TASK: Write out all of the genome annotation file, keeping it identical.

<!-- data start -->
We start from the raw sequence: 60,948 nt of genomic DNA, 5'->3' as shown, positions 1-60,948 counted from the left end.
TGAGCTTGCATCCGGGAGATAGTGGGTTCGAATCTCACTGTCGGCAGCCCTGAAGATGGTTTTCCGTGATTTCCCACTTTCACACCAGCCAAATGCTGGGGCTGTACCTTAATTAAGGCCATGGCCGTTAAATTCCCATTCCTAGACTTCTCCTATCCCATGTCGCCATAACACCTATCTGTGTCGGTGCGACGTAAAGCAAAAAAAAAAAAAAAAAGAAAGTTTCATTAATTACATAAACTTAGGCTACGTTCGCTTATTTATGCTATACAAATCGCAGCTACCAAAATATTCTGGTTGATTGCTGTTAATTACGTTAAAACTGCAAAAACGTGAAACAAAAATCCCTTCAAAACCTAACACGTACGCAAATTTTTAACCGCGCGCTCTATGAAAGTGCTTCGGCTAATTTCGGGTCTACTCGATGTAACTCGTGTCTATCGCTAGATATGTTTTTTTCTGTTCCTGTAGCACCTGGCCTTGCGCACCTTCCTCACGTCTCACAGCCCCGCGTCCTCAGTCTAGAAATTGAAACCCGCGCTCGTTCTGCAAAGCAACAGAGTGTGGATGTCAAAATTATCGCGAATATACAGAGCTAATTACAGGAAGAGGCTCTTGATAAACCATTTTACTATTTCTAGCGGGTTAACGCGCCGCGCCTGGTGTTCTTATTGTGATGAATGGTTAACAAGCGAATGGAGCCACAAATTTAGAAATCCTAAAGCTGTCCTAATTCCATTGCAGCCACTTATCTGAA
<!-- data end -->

We start from the raw sequence: 60,948 nt of genomic DNA, 5'->3' as shown, positions 1-60,948 counted from the left end.
TGAGCTTGCATCCGGGAGATAGTGGGTTCGAATCTCACTGTCGGCAGCCCTGAAGATGGTTTTCCGTGATTTCCCACTTTCACACCAGCCAAATGCTGGGGCTGTACCTTAATTAAGGCCATGGCCGTTAAATTCCCATTCCTAGACTTCTCCTATCCCATGTCGCCATAACACCTATCTGTGTCGGTGCGACGTAAAGCAAAAAAAAAAAAAAAAAGAAAGTTTCATTAATTACATAAACTTAGGCTACGTTCGCTTATTTATGCTATACAAATCGCAGCTACCAAAATATTCTGGTTGATTGCTGTTAATTACGTTAAAACTGCAAAAACGTGAAACAAAAATCCCTTCAAAACCTAACACGTACGCAAATTTTTAACCGCGCGCTCTATGAAAGTGCTTCGGCTAATTTCGGGTCTACTCGATGTAACTCGTGTCTATCGCTAGATATGTTTTTTTCTGTTCCTGTAGCACCTGGCCTTGCGCACCTTCCTCACGTCTCACAGCCCCGCGTCCTCAGTCTAGAAATTGAAACCCGCGCTCGTTCTGCAAAGCAACAGAGTGTGGATGTCAAAATTATCGCGAATATACAGAGCTAATTACAGGAAGAGGCTCTTGATAAACCATTTTACTATTTCTAGCGGGTTAACGCGCCGCGCCTGGTGTTCTTATTGTGATGAATGGTTAACAAGCGAATGGAGCCACAAATTTAGAAATCCTAAAGCTGTCCTAATTCCATTGCAGCCACTTATCTGAA